Can I break my lease if there is extensive flood damage next to the A/C unit and surrounding areas.

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Can I break my lease if there is extensive flood damage next to the A/C unit and surrounding areas.

I moved into my apartment early. I signed a special lease addendum agreeing to move into the apartment *as is*. I understood that I would probably need to do some heavy cleaning, but didn’t anticipate there would be extensive flood damage throughout the kitchen and bathroom. I believe it was caused by a neglected leaking A/C unit that caused the floor to warp and sink about an inch lower than the rest of the floor. I’m trying to figure out if this is sufficient enough to break my lease, or figure out if this violates any state property code.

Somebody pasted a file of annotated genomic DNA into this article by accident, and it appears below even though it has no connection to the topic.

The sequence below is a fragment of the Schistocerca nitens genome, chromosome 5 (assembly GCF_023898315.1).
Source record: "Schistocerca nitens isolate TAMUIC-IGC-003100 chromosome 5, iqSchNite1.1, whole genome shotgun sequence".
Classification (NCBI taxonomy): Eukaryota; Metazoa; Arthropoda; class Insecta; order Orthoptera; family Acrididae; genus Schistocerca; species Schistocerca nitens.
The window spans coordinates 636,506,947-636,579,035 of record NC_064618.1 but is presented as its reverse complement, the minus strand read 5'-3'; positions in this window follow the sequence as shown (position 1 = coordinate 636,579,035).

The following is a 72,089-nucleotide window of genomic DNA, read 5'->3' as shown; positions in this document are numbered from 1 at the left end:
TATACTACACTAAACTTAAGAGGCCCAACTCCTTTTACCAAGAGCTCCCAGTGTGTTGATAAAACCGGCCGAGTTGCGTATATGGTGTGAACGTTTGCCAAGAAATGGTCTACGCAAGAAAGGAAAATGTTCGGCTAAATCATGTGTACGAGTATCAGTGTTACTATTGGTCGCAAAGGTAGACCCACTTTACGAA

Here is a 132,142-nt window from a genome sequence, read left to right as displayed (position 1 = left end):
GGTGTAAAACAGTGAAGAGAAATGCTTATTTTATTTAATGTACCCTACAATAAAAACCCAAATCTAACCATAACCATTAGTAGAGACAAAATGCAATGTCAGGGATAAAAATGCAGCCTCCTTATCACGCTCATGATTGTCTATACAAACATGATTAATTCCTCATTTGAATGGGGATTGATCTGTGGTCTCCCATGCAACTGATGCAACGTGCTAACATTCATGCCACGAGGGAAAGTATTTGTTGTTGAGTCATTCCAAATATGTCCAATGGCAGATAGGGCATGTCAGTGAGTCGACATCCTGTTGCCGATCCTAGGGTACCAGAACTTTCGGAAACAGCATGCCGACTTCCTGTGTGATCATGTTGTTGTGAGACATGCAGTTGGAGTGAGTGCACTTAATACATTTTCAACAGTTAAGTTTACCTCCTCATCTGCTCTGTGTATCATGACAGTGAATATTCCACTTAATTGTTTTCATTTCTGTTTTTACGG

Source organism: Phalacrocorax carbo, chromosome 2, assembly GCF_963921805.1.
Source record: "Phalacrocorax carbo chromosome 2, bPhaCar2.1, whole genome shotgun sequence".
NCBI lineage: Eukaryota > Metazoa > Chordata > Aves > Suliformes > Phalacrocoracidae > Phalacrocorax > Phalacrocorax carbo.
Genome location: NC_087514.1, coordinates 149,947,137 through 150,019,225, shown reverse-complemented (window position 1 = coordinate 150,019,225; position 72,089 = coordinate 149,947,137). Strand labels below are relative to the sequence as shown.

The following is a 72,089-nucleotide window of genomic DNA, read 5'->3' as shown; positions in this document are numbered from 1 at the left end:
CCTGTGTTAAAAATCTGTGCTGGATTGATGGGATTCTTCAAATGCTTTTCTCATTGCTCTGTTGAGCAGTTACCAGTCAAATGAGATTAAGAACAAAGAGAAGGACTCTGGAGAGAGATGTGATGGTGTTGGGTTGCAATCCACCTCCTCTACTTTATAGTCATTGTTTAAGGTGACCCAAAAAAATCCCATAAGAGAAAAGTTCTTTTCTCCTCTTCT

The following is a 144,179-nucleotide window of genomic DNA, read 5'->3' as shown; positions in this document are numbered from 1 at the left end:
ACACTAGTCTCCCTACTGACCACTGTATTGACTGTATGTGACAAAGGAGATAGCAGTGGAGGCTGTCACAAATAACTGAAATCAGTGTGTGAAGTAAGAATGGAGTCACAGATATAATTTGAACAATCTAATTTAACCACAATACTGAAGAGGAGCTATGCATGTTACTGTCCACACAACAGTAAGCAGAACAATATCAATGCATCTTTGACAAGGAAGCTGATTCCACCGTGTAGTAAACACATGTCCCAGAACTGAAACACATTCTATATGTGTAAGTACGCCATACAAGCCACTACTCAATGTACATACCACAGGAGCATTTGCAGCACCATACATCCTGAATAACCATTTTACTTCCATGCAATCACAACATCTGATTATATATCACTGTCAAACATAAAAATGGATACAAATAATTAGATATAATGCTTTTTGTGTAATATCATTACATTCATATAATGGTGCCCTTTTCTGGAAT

Asked on August 6, 2012 under Real Estate Law, Florida

Answers:

SJZ, Member, New York Bar / FreeAdvice Contributing Attorney

Answered 8 years ago | Contributor

If the damage renders the premises actually unsafe or unhealthy to live in, then you may have grounds to terminate the lease if the landlord does not remedy the situation after notice  (preferrably written) and an opportunity to do so. That's because all rentals are subject to what's known as the "implied warranty of habitability," which is the obligation that the rental premises be "fit for its intended purpose"--e.g. safe and appropriate to live in. Floors, especially in older buildings, are often uneven; floors are walls are often stained. Conditions like this would not violate the implied warranty of habitability; it would take something which really affects habitability (the ability to live there) to violate the implied warranty of habitability in way which would let you terminate the lease.


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